“The characters of Chaucer’s Pilgrims are the characters which compose all ages and nations. As one age falls, another rises different to moral sight, but to immortals only the same; for we see the same characters repeated again and again in animals, vegetables, minerals, and in men. Nothing new occurs in identical existence…” (William Blake)
The lifelikeness of most of the Canterbury pilgrims has given rise to several scholarly attempts at identifying them among Chaucer’s known contemporaries. The Host of the Tabard Inn, later in The Canterbury Tales called Harry Bailly most probably pictures an actual fourteenth century Southwark innkeeper called Henry Bailly; and here and there are scattered throughout the portraits, hints of possible actual persons. One can think of several personal features so distinctive that one feels that Chaucer’s own observation noticed them somewhere in real life, but more often it is the occurrence of a name that adds lifelikeness to a portrait: the shipman hails from Dartmouth and is master of the barge `Mandelaynel, the Reeve comes from Bawds- well in Norfolk; the Merchant’s trading interests were largely concentrated in Middleburg in Holland end Orwell near Harwich ; the knight had taken part in campaigns some of which were topical in 1386 in connection with a famous lawsuit in which a knightly family known to Chaucer was involved. Such details of names of persons or places may well derive from Chaucer’s own knowledge, and with them some of the particulars of the persons described, and it is certainly no discredit to Chaucer’s art if he did derive some of his inspiration from living people.

In fact, there is a different method of almost every pilgrim. He varies his presentation from the full length portrait to the thumb-nail sketch, but even in the sketches, Chaucer conveys a strong sense of individuality and depth. Chaucer does not take a dramatic approach, he uses descriptive and narrative approach which suits the theme of The Canterbury Tales. Unlike Wycliffe and Langland, He has broad humanity and sympathy for all the characters, the just and the unjust. We feel a sense of comradeship with Chaucer. They are shown to possess those traits and humors and habits that characterize the men and women of all ages in the world. Their traits are universal, though some of them have changed their positions yet their nature is the same. Chaucer uses the technique of contrast in drawing the portraits of the pilgrims. The good and the bad rub shoulders together. We have the paragon of virtue in the Parson and the Ploughman and monsters of vice in the Reeve, the Miller and the Summoner.  Like Shakespeare, Chaucer’s characters are three-dimensional i.e., having length, breadth and depth. For example, the Wife of Bath and the Monk are complex figures. Chaucer has been called an outstanding representative poet of his age because of the typical element in his characterization. So, Dryden says:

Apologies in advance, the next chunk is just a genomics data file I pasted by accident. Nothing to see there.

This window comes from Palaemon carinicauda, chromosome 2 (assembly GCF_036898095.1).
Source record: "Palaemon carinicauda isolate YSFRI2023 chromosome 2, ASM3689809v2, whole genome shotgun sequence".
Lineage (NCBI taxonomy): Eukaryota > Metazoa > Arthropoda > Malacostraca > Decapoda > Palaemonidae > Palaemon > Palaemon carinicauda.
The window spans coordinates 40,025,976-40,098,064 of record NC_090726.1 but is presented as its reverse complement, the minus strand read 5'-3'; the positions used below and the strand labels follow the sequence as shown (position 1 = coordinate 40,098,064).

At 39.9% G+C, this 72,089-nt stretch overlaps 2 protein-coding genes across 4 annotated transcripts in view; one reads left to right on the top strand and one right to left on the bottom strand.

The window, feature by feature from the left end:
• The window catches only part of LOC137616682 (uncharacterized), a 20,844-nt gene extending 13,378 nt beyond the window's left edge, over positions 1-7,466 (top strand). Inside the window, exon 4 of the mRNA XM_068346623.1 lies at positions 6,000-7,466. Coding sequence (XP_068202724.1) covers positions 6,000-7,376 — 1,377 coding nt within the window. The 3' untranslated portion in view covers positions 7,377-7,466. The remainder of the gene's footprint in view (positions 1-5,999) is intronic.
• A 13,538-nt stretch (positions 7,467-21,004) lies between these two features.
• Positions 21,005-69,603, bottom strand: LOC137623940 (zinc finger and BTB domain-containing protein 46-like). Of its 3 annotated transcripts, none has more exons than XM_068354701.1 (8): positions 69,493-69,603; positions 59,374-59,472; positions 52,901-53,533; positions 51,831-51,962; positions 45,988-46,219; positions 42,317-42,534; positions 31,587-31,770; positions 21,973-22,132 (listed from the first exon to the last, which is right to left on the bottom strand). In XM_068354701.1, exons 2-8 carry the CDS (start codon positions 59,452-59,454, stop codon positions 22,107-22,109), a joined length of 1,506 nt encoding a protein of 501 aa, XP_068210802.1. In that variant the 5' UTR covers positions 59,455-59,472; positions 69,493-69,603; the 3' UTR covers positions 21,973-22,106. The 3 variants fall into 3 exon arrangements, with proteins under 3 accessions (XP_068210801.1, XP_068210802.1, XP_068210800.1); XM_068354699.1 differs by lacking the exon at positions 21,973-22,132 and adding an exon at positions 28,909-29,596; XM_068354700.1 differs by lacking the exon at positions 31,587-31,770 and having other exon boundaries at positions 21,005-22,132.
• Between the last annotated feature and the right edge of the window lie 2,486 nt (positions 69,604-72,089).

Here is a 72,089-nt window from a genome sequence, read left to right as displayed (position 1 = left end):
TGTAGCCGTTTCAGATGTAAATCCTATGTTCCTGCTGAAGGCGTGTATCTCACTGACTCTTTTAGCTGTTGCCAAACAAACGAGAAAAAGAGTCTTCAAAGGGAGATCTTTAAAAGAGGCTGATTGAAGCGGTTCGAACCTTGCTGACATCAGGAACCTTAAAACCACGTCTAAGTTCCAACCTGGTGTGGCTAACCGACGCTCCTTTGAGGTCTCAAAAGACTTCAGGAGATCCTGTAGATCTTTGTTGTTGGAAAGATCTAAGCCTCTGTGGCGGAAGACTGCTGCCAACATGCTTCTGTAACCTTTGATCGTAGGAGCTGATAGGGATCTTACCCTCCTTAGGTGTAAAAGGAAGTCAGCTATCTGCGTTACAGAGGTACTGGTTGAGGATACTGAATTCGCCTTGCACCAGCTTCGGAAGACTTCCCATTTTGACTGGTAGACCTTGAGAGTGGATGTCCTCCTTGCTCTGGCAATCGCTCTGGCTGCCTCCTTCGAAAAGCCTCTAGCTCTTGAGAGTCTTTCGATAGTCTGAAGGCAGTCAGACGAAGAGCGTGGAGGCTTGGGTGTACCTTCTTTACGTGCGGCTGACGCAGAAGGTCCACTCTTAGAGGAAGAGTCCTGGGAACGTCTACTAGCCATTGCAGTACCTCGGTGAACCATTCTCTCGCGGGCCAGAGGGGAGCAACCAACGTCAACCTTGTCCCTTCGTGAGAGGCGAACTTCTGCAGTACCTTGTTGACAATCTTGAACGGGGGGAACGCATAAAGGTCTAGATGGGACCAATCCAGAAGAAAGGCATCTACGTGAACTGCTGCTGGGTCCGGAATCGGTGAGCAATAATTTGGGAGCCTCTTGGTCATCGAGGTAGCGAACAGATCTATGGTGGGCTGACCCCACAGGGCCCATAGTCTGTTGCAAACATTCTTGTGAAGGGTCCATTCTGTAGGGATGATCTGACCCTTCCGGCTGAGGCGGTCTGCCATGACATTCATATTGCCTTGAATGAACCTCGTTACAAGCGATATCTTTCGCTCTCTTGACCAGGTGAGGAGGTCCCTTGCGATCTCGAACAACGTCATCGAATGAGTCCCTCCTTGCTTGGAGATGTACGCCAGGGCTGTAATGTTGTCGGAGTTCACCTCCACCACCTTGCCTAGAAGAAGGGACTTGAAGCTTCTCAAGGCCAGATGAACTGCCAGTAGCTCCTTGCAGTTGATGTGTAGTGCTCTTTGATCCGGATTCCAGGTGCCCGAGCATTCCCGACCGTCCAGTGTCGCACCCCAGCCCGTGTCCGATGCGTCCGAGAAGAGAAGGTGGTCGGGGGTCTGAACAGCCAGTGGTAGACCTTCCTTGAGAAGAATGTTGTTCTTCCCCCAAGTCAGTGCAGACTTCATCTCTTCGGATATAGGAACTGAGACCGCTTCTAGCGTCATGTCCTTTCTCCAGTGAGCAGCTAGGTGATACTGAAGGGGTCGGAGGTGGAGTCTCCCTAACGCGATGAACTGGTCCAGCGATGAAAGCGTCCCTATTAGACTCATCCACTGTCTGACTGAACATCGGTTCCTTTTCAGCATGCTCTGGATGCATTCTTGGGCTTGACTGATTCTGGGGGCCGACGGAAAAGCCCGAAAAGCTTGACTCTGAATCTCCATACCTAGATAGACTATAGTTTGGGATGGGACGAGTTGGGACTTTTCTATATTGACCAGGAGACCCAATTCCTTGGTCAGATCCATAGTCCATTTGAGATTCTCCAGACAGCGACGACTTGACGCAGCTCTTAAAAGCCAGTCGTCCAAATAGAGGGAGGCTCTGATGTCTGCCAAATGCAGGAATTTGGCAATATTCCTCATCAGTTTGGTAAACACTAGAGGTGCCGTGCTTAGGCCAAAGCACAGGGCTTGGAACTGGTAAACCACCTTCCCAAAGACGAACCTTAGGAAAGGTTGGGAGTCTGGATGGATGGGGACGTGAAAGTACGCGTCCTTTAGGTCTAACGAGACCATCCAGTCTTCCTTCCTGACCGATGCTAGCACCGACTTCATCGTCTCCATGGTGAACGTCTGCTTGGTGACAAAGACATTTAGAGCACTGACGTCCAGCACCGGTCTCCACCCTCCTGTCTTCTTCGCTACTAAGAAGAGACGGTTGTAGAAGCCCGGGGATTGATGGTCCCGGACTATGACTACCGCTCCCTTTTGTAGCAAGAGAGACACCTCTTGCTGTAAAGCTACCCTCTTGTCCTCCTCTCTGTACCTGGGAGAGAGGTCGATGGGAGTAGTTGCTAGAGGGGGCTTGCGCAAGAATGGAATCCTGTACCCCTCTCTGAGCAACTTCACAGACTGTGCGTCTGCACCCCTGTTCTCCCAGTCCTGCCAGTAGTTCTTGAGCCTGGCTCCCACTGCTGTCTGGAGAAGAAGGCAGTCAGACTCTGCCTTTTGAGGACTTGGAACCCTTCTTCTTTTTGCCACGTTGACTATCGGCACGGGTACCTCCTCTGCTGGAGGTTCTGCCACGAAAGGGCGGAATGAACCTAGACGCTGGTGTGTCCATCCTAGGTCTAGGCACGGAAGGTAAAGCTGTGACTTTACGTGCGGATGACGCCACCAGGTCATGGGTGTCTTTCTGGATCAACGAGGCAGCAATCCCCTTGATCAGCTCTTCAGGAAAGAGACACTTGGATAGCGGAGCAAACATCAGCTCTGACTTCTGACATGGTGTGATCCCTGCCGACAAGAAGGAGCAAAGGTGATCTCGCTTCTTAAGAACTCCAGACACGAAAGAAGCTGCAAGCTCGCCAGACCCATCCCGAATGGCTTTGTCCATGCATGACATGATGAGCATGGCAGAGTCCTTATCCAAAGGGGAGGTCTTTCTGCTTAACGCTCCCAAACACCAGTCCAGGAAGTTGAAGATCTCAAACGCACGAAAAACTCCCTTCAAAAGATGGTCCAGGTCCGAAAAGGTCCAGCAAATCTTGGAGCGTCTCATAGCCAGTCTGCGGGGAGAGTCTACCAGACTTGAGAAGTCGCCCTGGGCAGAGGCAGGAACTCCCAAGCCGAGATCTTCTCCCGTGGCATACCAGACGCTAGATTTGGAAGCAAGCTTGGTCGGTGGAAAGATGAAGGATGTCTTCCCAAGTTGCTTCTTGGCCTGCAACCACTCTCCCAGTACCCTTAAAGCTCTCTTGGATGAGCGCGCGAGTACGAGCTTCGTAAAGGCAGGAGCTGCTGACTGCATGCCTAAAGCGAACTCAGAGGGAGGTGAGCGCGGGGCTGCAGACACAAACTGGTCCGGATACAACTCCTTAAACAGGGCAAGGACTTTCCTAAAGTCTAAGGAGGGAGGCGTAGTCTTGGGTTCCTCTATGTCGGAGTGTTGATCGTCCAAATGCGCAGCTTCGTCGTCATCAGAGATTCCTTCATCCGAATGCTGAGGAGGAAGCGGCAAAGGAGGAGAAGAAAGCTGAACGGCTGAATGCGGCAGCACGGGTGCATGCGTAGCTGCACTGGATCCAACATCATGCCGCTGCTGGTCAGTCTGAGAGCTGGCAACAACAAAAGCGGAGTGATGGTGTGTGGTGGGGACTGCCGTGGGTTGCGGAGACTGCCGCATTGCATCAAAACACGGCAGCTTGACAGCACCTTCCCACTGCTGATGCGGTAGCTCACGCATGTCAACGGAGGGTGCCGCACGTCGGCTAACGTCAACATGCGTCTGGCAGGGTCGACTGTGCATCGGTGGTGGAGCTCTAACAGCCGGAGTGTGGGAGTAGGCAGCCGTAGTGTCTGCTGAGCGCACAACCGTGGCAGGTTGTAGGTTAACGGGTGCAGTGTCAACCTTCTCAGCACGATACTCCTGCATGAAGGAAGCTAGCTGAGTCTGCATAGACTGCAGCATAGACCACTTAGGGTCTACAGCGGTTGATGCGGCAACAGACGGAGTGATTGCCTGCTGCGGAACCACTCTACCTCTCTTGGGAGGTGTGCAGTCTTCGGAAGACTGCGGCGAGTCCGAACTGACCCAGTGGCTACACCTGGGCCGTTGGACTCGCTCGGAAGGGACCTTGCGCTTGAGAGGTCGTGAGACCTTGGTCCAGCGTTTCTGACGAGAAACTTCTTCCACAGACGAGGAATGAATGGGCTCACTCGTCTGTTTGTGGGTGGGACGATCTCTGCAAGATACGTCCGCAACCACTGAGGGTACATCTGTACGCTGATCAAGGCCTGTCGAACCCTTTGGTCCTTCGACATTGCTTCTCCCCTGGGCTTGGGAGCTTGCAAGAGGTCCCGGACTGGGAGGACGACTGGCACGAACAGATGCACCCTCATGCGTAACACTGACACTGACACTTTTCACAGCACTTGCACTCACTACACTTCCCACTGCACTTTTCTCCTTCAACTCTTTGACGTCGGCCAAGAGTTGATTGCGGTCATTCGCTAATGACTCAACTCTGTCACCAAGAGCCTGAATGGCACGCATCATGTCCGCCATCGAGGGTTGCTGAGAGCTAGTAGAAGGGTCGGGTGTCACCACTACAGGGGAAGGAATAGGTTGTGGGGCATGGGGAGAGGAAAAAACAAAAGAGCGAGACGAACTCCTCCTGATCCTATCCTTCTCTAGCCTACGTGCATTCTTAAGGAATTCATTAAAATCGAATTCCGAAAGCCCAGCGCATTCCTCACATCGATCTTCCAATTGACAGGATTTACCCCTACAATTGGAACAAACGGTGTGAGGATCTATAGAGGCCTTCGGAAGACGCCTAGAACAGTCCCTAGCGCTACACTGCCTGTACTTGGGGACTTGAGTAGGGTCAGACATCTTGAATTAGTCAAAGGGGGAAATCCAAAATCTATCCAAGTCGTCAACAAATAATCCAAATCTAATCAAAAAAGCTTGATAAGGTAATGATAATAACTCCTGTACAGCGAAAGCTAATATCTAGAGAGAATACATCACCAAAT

“All his pilgrims are severally distinguished from each other, and not only in their inclinations but also in their physiognomies and persons”
Mackaye, Percy. The Canterbury Tales of Geoffrey Chaucer . Duffield & Company. New York. 1914.

Pearton, E. “A Study of certain of the Characters and their Tales as an Expression of Chaucer’s Concern Regarding Abuses among the Priesthood and Religious Orders during the 14th Century”. University of Cape Town. 1979
“Chaucer’s Art of Characterisation”. Literary Articles.
Naeem. “Prologue to the Canterbury Tales: Chaucer’s Art of Characterisation, Universality and Individuality”. NEOEnglish. 16 March.2010.
Shreshtha, Rome. “Chaucer’s Art of Characterization in the Prologue of the Canterbury Tales”. 16 March. 2018.